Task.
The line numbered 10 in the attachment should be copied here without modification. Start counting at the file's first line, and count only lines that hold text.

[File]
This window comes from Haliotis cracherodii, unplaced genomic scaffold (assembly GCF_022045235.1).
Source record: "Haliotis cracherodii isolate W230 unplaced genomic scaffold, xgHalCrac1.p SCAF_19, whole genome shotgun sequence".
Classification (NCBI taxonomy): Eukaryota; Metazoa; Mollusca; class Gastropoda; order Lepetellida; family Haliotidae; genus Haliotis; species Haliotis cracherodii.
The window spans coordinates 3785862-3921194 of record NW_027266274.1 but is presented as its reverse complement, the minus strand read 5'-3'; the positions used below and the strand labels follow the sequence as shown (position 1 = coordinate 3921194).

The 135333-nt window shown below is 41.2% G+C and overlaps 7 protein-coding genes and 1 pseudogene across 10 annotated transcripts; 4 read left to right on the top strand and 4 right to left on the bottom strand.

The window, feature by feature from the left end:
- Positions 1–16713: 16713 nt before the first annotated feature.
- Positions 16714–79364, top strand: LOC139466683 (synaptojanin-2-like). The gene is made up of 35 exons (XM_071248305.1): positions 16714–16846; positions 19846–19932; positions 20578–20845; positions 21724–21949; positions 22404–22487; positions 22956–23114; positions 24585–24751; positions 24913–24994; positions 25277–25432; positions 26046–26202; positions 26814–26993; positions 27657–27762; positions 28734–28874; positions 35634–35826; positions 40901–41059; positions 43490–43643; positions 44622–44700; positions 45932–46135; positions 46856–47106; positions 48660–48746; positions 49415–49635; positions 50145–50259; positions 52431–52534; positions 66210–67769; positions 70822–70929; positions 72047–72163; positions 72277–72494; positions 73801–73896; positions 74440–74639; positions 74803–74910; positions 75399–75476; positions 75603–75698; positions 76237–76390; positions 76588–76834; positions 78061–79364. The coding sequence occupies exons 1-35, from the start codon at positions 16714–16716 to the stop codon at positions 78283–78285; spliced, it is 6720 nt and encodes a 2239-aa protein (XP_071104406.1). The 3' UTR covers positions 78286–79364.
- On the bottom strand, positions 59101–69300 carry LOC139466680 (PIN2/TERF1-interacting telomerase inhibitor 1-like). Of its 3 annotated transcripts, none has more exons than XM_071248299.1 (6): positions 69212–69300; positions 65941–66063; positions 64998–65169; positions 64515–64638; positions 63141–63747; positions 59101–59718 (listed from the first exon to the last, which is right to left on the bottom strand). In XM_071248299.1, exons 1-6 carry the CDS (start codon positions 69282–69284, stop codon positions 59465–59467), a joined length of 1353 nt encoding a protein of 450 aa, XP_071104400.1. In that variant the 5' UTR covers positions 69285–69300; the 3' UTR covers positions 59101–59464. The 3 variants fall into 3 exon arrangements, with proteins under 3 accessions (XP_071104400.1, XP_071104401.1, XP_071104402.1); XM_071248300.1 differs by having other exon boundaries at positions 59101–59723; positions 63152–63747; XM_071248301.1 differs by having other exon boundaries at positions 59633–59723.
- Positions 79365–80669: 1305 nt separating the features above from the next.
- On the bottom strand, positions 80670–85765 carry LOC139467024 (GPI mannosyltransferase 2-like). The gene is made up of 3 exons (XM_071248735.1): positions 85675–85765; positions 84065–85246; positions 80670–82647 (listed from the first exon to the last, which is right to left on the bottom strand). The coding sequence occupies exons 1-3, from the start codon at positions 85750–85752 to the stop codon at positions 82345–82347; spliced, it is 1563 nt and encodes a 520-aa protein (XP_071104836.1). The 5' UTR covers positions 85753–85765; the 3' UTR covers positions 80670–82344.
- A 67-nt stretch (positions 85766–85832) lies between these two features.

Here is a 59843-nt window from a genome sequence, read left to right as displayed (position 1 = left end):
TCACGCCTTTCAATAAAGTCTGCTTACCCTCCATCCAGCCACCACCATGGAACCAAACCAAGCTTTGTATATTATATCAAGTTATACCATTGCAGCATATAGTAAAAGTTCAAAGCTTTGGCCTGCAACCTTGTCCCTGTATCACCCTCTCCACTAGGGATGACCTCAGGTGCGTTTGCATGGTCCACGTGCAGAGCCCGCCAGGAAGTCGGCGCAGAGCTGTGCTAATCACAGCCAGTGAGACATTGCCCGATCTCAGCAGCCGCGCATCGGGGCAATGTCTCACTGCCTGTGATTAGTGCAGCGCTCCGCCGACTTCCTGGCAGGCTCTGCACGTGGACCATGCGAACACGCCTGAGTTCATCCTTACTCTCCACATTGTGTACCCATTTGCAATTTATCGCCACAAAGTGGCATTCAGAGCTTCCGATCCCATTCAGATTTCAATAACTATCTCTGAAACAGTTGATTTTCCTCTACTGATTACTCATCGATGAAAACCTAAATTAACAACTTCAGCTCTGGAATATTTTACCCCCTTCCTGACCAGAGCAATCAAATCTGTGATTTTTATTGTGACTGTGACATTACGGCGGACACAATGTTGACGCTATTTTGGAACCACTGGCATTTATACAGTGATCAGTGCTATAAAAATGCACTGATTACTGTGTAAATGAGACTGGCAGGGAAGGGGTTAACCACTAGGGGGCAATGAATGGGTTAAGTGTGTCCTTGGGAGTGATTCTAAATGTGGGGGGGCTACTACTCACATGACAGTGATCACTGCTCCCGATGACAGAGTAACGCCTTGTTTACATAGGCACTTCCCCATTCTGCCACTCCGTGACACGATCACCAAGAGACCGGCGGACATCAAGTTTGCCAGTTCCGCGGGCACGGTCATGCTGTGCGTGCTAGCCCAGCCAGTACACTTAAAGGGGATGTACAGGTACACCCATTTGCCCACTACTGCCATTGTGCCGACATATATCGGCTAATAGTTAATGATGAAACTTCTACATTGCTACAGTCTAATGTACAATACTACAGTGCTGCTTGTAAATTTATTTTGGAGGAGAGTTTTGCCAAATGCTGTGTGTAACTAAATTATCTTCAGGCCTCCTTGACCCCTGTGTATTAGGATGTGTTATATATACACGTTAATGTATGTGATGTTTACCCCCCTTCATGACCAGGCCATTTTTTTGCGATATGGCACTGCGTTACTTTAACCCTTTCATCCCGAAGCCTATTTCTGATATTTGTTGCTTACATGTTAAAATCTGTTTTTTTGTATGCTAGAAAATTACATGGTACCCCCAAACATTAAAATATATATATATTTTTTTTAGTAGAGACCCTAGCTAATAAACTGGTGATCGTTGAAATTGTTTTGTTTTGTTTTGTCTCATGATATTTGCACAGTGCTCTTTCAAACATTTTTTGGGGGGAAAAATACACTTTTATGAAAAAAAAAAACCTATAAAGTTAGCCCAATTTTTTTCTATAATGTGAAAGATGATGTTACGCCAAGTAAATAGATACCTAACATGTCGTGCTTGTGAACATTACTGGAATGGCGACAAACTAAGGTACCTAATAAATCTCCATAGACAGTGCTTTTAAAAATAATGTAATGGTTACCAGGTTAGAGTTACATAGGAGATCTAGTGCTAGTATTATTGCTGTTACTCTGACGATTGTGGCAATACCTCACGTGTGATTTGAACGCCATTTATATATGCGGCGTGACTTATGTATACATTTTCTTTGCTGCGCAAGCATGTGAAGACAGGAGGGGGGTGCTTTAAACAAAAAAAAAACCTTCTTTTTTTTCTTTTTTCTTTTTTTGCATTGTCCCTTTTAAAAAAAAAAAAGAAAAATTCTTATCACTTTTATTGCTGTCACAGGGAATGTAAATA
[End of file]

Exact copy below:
- Positions 79365–80669: 1305 nt separating the features above from the next.